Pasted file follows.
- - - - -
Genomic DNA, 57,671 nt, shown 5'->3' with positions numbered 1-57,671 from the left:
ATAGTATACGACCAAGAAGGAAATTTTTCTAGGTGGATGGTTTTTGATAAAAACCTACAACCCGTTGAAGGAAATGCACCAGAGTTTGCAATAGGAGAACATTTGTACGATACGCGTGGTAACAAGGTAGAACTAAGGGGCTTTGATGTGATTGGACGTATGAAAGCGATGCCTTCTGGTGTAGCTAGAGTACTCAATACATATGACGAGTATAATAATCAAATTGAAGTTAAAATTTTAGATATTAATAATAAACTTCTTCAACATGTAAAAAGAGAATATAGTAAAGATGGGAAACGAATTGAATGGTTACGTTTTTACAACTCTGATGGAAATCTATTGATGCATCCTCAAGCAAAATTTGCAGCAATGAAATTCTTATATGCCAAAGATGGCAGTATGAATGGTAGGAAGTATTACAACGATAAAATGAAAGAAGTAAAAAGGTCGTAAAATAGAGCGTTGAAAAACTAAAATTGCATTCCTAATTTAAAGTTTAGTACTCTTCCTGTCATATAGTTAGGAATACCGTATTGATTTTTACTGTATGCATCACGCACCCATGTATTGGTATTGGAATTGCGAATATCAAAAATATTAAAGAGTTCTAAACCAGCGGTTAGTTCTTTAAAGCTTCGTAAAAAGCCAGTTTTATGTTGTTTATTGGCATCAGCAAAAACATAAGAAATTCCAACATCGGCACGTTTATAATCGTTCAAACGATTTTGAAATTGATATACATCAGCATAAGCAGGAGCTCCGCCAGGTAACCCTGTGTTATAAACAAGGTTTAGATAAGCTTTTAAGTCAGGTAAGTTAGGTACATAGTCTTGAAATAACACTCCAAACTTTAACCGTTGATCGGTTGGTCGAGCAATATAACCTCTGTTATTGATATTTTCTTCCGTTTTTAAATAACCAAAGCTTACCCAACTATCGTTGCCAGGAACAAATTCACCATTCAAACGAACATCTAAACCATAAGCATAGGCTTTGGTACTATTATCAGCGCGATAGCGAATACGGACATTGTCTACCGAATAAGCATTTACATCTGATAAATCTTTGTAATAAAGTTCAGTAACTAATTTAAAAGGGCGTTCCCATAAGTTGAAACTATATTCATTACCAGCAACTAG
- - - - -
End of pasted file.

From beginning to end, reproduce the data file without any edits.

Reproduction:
Genomic DNA, 57,671 nt, shown 5'->3' with positions numbered 1-57,671 from the left:
ATAGTATACGACCAAGAAGGAAATTTTTCTAGGTGGATGGTTTTTGATAAAAACCTACAACCCGTTGAAGGAAATGCACCAGAGTTTGCAATAGGAGAACATTTGTACGATACGCGTGGTAACAAGGTAGAACTAAGGGGCTTTGATGTGATTGGACGTATGAAAGCGATGCCTTCTGGTGTAGCTAGAGTACTCAATACATATGACGAGTATAATAATCAAATTGAAGTTAAAATTTTAGATATTAATAATAAACTTCTTCAACATGTAAAAAGAGAATATAGTAAAGATGGGAAACGAATTGAATGGTTACGTTTTTACAACTCTGATGGAAATCTATTGATGCATCCTCAAGCAAAATTTGCAGCAATGAAATTCTTATATGCCAAAGATGGCAGTATGAATGGTAGGAAGTATTACAACGATAAAATGAAAGAAGTAAAAAGGTCGTAAAATAGAGCGTTGAAAAACTAAAATTGCATTCCTAATTTAAAGTTTAGTACTCTTCCTGTCATATAGTTAGGAATACCGTATTGATTTTTACTGTATGCATCACGCACCCATGTATTGGTATTGGAATTGCGAATATCAAAAATATTAAAGAGTTCTAAACCAGCGGTTAGTTCTTTAAAGCTTCGTAAAAAGCCAGTTTTATGTTGTTTATTGGCATCAGCAAAAACATAAGAAATTCCAACATCGGCACGTTTATAATCGTTCAAACGATTTTGAAATTGATATACATCAGCATAAGCAGGAGCTCCGCCAGGTAACCCTGTGTTATAAACAAGGTTTAGATAAGCTTTTAAGTCAGGTAAGTTAGGTACATAGTCTTGAAATAACACTCCAAACTTTAACCGTTGATCGGTTGGTCGAGCAATATAACCTCTGTTATTGATATTTTCTTCCGTTTTTAAATAACCAAAGCTTACCCAACTATCGTTGCCAGGAACAAATTCACCATTCAAACGAACATCTAAACCATAAGCATAGGCTTTGGTACTATTATCAGCGCGATAGCGAATACGGACATTGTCTACCGAATAAGCATTTACATCTGATAAATCTTTGTAATAAAGTTCAGTAACTAATTTAAAAGGGCGTTCCCATAAGTTGAAACTATATTCATTACCAGCAACTAG